Tissue microstructure properties have been shown to change in the presence of disease, but these properties are difficult to measure quickly and accurately in vivo. The goal of this project is to develop and test a new technique, known as MRF-X, to probe in vivo tissue microstructure by using standard Magnetic Resonance Imaging (MRI) scanners to collect data in a new way. After optimizing the MRF-X method, the properties of both skeletal muscle and brain tissue will be measured, and differences between healthy and abnormal tissue quantified. This technique will enable researchers to study how diseases progress as well as allow physicians to examine tissue microstructure to better diagnose disease in their patients.
The goal of this five-year project is to develop, validate, and deploy novel techniques for in vivo tissue microstructure characterization. These tissue microstructure measurements will be performed by collecting Magnetic Resonance (MR) imaging data that have been encoded to contain information about multiple tissue properties simultaneously in a manner similar to the recently introduced MR Fingerprinting technique. By optimizing the MR pulse sequence to be sensitive to variations between tissue compartments, it will be possible to collect information about microstructure which cannot currently be measured directly in vivo, including water exchange rates between tissue compartments and intracellular/extracellular volume fractions. The specific objectives of the proposal are to: 1) Develop a technique (MRF-X) for rapid and robust in vivo quantification of volume fractions and exchange properties, 2) Characterize and validate water exchange rates and volume fraction in healthy skeletal muscle and brain tissue, 3) Explore the use of water exchange as a biomarker for disease in the brain by comparing properties of normal brain tissue and multiple sclerosis (MS) lesions, and 4) Develop formal course work and laboratory experiences linking signal processing and medical imaging for undergraduate and graduate students, introduce K-12 students to biomedical imaging and engineering, and encourage women and underrepresented minorities to pursue science and engineering. The proposed research plan involves the development of new imaging techniques with the goal of addressing fundamental questions about the nature of interactions between tissue compartments and how they are modified under pathological conditions. Using MRF-X, it will be possible to explore tissue structure and function in healthy living tissue, and also to use these new biomarkers to aid in the understanding and diagnosis of disease. The development of a robust and rapid technique for in vivo tissue microstructure characterization will ensure that the technique is immediately translatable for clinical use, potentially leading to earlier and more accurate diagnosis of disease. Moreover, it will be possible to probe the underlying mechanisms of various diseases, including but not limited to Alzheimer?s disease and MS, using MRF-X. The education and mentorship of K-12, undergraduate, and graduate students will be integrated into the research to engage students, especially women and underrepresented minorities, in biomedical imaging.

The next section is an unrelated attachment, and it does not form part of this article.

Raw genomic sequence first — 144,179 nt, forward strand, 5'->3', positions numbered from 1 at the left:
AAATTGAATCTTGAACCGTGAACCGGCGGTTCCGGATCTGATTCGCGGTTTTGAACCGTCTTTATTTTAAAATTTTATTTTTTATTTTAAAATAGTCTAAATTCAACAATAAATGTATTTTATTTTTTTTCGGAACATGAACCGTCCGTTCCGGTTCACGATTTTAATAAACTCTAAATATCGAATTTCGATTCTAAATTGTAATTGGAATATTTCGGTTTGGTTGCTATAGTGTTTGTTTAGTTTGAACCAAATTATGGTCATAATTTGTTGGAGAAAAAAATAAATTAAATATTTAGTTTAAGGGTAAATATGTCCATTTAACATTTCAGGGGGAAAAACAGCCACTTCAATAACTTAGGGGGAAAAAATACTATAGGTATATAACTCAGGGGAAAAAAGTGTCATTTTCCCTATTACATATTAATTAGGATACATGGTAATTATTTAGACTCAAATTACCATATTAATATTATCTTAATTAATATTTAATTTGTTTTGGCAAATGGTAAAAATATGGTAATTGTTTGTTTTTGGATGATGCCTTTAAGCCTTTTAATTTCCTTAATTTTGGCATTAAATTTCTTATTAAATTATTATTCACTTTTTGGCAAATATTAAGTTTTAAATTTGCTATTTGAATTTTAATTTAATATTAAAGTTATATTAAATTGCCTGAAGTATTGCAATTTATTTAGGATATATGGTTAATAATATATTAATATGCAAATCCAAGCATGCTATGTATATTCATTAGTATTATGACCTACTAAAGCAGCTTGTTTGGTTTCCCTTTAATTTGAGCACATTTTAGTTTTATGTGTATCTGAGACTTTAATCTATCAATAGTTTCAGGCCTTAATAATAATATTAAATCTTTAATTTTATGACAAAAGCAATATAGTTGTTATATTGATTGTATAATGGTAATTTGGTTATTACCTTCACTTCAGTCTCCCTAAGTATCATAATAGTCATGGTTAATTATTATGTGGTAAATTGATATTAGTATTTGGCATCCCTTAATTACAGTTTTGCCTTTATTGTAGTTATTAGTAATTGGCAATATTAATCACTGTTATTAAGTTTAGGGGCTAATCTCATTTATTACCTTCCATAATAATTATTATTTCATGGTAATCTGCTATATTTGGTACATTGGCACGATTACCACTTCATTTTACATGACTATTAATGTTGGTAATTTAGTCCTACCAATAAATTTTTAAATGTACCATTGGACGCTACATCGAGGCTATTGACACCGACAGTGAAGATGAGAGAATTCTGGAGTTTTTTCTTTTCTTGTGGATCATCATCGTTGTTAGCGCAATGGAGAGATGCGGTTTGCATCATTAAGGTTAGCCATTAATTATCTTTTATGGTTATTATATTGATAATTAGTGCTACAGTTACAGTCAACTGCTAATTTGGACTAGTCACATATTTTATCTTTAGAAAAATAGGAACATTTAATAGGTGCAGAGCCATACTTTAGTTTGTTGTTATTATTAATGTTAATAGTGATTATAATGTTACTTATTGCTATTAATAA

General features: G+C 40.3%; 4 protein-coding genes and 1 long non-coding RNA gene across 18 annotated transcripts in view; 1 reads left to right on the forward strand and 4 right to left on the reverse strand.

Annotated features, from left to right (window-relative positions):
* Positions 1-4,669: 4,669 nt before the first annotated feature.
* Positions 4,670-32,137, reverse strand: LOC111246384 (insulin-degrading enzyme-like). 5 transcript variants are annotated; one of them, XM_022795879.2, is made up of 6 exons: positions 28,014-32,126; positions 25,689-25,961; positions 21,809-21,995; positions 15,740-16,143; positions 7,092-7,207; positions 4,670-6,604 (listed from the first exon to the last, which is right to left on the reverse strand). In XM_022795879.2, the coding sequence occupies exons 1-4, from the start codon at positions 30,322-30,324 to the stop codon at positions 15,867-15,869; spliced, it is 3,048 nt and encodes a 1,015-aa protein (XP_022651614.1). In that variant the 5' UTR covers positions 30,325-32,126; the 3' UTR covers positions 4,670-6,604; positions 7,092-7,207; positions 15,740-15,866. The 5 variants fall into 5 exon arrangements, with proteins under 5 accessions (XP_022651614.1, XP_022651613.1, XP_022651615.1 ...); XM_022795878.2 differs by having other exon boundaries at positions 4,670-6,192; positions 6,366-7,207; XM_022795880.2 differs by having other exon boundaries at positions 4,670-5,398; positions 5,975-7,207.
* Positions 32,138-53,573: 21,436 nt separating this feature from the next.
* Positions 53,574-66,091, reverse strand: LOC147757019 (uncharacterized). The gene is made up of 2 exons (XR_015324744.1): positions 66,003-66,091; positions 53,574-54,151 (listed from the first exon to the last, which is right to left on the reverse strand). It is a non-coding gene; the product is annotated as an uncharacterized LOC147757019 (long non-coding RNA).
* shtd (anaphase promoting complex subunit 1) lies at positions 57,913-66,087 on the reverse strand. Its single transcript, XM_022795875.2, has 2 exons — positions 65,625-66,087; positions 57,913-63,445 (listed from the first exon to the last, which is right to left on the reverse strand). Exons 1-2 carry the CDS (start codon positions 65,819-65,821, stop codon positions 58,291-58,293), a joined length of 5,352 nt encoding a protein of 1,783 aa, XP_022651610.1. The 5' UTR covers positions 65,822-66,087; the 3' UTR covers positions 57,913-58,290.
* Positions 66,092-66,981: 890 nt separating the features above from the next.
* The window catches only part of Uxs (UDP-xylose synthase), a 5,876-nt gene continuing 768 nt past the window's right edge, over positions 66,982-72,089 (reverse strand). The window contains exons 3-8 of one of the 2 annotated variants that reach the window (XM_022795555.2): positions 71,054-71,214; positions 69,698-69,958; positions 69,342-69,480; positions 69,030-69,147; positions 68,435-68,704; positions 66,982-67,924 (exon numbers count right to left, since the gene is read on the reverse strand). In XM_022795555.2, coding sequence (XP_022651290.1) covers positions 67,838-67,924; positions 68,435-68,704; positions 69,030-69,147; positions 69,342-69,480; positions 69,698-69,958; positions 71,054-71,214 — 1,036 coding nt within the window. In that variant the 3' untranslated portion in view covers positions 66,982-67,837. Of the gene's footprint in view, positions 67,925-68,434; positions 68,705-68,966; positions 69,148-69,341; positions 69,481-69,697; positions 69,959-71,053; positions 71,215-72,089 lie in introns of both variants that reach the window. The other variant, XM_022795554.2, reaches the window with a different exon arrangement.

This award was made by the Biomedical Engineering program of CBET was co-funded by the Mathematical Biology program of the Division of Mathematical Sciences.